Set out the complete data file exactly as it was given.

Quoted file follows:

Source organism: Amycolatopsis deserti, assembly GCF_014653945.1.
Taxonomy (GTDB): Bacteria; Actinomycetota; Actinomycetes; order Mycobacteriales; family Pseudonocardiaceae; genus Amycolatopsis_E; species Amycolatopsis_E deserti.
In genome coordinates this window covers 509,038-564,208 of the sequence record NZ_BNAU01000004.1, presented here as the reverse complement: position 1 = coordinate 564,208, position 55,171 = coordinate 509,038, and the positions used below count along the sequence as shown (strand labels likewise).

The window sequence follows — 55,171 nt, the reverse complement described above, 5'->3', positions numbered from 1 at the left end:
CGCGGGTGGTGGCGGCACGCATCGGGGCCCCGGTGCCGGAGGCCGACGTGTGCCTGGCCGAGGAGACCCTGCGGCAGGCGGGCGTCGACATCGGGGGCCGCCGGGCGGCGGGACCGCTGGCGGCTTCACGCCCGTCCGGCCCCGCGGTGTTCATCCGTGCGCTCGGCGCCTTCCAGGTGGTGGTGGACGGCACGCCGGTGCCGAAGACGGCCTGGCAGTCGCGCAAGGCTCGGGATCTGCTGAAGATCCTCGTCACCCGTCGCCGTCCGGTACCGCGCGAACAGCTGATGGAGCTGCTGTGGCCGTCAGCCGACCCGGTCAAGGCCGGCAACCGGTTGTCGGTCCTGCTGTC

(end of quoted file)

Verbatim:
Source organism: Amycolatopsis deserti, assembly GCF_014653945.1.
Taxonomy (GTDB): Bacteria; Actinomycetota; Actinomycetes; order Mycobacteriales; family Pseudonocardiaceae; genus Amycolatopsis_E; species Amycolatopsis_E deserti.
In genome coordinates this window covers 509,038-564,208 of the sequence record NZ_BNAU01000004.1, presented here as the reverse complement: position 1 = coordinate 564,208, position 55,171 = coordinate 509,038, and the positions used below count along the sequence as shown (strand labels likewise).

The window sequence follows — 55,171 nt, the reverse complement described above, 5'->3', positions numbered from 1 at the left end:
CGCGGGTGGTGGCGGCACGCATCGGGGCCCCGGTGCCGGAGGCCGACGTGTGCCTGGCCGAGGAGACCCTGCGGCAGGCGGGCGTCGACATCGGGGGCCGCCGGGCGGCGGGACCGCTGGCGGCTTCACGCCCGTCCGGCCCCGCGGTGTTCATCCGTGCGCTCGGCGCCTTCCAGGTGGTGGTGGACGGCACGCCGGTGCCGAAGACGGCCTGGCAGTCGCGCAAGGCTCGGGATCTGCTGAAGATCCTCGTCACCCGTCGCCGTCCGGTACCGCGCGAACAGCTGATGGAGCTGCTGTGGCCGTCAGCCGACCCGGTCAAGGCCGGCAACCGGTTGTCGGTCCTGCTGTC